But what about when Tenet slows its pace to tell the story? Well, this isn’t where Nolan’s strengths come to play. It’s probably no surprise to anyone after films like Inception and Interstellar that Nolan is a fan of convoluted premises that require a fair bit of attention from the audience to follow along with. Tenet is quite messy in this regard. Nolan doesn’t take the time to explain how the fundamental rules of this universe work. Most of the time, a plot element is explained in one scene (sometimes even one line of dialogue) and then the film quickly rushes to either the next element or action scene. There isn’t enough time to digest the complexity of what is happening in the moment.
In fairness, it becomes easier to understand and grasp the concept as the movie goes on, but more often than not, it’s more head scratching in deep thought rather than enjoying the movie as it’s happening. Tenet’s “science” (for lack of a better word) feels more complicated than Inception or Interstellar, which does add more excitement and possibility, but ultimately takes away from the movie’s experience.
Along with this, no character has an arc to grab on to emotionally. The characters come across very surface level with their intentions and emotions. Even when Tenet goes for its emotional ending, it feels a little empty and more focused on keeping a (at this point expected) Nolan-esque ambiguity for the characters. This isn’t to take away from the performances, because each actor is quite great in their respective roles.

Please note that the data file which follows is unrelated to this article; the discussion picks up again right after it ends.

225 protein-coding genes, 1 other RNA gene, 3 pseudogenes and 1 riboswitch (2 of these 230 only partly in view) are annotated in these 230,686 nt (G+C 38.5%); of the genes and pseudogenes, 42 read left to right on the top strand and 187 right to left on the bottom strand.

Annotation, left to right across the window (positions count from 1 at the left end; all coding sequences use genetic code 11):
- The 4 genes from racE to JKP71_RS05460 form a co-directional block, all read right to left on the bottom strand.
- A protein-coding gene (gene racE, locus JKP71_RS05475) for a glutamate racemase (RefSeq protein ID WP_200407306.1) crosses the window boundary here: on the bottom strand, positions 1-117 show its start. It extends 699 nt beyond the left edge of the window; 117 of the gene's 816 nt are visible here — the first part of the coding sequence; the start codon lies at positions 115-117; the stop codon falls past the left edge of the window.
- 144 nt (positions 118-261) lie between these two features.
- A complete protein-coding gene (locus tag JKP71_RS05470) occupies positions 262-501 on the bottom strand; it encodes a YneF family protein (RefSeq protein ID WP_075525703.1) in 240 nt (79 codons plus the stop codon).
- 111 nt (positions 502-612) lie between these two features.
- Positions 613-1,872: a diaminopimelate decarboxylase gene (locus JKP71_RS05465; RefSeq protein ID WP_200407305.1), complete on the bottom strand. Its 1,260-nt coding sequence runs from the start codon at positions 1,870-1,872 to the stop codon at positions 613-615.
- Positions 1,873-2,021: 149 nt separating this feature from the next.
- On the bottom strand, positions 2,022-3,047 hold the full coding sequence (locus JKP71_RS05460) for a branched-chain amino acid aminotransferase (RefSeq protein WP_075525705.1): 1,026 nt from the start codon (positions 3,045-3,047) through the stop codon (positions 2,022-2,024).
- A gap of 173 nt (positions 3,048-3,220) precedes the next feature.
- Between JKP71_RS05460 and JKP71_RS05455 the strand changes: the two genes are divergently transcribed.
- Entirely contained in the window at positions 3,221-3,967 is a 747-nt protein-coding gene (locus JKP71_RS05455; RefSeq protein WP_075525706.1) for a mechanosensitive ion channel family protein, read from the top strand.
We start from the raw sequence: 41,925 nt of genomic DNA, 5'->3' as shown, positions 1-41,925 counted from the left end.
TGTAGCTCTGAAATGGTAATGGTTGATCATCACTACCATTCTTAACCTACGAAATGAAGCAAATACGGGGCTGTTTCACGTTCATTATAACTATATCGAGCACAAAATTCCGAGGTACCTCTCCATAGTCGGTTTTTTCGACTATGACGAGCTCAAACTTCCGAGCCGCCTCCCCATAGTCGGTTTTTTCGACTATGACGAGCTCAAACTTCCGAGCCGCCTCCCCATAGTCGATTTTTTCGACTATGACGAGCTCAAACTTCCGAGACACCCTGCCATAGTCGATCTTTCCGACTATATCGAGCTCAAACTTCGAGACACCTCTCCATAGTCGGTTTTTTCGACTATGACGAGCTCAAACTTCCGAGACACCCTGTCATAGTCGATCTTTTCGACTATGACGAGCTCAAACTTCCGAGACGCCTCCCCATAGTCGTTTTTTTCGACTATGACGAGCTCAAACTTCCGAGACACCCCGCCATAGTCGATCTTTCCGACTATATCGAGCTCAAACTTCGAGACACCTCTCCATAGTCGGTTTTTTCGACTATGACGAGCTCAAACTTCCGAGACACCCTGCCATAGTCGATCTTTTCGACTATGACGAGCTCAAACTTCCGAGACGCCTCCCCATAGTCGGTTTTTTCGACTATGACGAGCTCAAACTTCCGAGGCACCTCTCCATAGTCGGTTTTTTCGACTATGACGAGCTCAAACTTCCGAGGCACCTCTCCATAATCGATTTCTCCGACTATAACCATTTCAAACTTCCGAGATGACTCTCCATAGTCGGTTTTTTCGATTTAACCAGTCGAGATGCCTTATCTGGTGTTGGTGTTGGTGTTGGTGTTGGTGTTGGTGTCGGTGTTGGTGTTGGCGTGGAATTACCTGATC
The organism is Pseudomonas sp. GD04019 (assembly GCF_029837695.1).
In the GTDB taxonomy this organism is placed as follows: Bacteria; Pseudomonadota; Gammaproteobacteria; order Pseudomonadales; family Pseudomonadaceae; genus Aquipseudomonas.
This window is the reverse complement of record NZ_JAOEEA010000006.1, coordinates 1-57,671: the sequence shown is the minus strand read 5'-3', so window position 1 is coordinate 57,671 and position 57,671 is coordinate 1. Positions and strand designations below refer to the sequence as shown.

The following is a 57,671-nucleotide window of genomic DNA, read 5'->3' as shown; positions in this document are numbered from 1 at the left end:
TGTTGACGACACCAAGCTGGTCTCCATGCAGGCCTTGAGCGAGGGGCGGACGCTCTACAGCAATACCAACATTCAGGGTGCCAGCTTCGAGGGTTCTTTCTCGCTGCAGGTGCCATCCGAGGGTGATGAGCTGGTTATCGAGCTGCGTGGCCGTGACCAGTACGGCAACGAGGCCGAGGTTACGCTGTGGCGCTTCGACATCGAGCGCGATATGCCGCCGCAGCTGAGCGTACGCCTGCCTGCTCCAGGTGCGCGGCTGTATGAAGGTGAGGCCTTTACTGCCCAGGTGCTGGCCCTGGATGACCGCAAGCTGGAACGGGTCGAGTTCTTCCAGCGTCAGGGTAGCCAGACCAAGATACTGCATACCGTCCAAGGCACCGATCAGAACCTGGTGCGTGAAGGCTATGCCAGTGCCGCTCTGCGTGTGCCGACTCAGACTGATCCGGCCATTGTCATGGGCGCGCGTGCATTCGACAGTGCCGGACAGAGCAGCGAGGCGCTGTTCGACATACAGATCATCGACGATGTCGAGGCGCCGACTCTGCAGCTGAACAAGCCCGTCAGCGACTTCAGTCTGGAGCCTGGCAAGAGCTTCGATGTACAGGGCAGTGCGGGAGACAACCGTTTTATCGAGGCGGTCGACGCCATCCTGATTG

It’s time to get personal. I’m breaking the fourth wall on this review. Tenet for me was disappointing. I went in with high expectations and I was on board with the hype train. That’s not to say it’s a bad movie, because it’s not a bad movie at all. I loved every action scene, I loved Ludwig Goransson’s score, I loved the cinematography, visuals and I really enjoyed the performances. But this story was very poorly structured by Nolan.
Like I said earlier, Nolan loves spectacle on film, and he delivers that in droves. However, when he is given the free reign to do what he wants story wise with no one to pull him in on his ideas, it can get a little too much. And I think subconsciously he knows that. It feels like Nolan doubles down on super exciting moments because the story is shallow and characters are uninteresting. The movie isn’t smarter than the audience, but it tries to be by being too convoluted for its own good. I walked out of the screening and I felt exhausted after watching it. I didn’t enjoy the experience. I spoke with some of my fellow reviewer friends and we all felt similar feelings: it’s not a bad movie, it’s just not that good. And after taking a day to think about it before writing this review, I understand why.
Tenet is a visually stunning, action packed, blockbuster thrill-ride. And that’s all it is. Nothing more, nothing less.
Review by Nick L’Barrow